Depending on how cold the meat is when it goes into the smoker, how well your smoker maintains the temperature, outside weather conditions, etc. the pork loin will take between 2-3 hours to reach it's perfect done temperature of 145°F.
We know that meat keeps cooking for a bit after you remove it from the smoker, so for lean meats like pork loin it's always a great idea to remove it a few degrees early. I usually shoot for about 140-142°F knowing that the carryover cooking will bring it on up to a perfect 145°F during the resting period.
Use a Thermometer
For something like a smoked pork loin, you definitely want to use a digital probe meat thermometer. There is NO other way to make sure that you cook it to the right temperature so that's it's safe to eat but not overdone. I use the “Smoke” by Thermoworks which is a dual probe wireless meat thermometer.
Part of the unit stays at the smoker and the other part goes with you around the house, out in the yard, to bed.. wherever you are within a 300 foot range.
I love using products that exude excellence and you can too. Check out “The Smoke” digital probe meat thermometer and stop buying that cheaply made stuff that won't last very long.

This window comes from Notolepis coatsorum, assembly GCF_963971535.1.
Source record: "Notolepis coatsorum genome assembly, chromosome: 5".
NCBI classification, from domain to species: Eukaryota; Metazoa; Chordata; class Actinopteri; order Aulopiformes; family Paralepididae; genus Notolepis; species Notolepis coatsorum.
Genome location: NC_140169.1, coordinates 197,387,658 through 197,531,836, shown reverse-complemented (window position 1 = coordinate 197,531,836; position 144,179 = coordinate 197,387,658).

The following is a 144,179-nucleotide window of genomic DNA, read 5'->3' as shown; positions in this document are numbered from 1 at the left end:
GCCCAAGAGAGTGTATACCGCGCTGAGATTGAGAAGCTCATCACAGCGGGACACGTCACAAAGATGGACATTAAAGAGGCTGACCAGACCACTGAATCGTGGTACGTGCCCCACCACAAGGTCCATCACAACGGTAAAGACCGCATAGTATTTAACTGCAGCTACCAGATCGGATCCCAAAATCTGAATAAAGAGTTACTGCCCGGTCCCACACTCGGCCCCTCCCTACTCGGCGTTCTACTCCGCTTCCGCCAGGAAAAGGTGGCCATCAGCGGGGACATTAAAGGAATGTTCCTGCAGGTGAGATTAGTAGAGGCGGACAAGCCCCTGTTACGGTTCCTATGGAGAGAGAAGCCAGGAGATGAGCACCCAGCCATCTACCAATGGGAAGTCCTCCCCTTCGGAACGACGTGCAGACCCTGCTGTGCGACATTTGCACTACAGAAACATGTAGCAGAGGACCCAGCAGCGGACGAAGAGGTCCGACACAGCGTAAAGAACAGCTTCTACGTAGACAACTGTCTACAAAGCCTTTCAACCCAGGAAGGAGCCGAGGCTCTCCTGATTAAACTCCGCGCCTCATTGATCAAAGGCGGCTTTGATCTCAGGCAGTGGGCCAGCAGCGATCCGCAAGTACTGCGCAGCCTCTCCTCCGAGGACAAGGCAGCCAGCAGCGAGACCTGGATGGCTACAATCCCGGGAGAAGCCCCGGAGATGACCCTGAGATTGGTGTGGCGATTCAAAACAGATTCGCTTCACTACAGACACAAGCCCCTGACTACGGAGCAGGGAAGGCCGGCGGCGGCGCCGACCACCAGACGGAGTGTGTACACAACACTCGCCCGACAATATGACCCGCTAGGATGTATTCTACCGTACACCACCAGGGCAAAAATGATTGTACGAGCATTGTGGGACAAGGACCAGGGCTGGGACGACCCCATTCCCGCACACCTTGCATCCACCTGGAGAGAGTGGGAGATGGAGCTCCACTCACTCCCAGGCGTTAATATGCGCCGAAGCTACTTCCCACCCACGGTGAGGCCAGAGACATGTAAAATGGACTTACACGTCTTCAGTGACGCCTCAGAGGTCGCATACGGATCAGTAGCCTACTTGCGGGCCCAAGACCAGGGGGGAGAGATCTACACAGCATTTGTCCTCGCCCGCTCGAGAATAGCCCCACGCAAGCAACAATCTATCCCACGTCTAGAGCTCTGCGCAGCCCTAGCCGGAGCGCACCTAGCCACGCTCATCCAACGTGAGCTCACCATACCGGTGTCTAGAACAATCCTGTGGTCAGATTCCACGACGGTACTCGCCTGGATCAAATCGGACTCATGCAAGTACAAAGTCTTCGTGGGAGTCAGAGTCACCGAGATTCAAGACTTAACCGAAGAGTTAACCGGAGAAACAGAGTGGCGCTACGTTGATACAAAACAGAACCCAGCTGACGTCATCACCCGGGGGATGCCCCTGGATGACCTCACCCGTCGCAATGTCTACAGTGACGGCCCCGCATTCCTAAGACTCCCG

Once the pork loin is finished, remove it from the smoker at once and place it on the counter with a piece of foil tented over it. Let it rest for about 10 minutes before slicing into it.
While it's resting, make the strawberry balsamic glaze.
Strawberry Balsamic Glaze
This is so easy you'll feel like you're cheating.. maybe you are but it's so good, you won't even care!
- 10-oz jar of Smucker's Simply Fruit® Strawberry spreadable fruit (I choose to call it jam)
- 1/3 cup balsamic vinegar
Put both of these ingredients in a small pan over low heat. As it warms, stir to combine. Serve warm.
Clip the strings and slice about ½ to ¾ inch thick.
Serve with strawberry balsamic glaze drizzled over the top and more on the side. Make plenty and make extra of this wonderful stuff.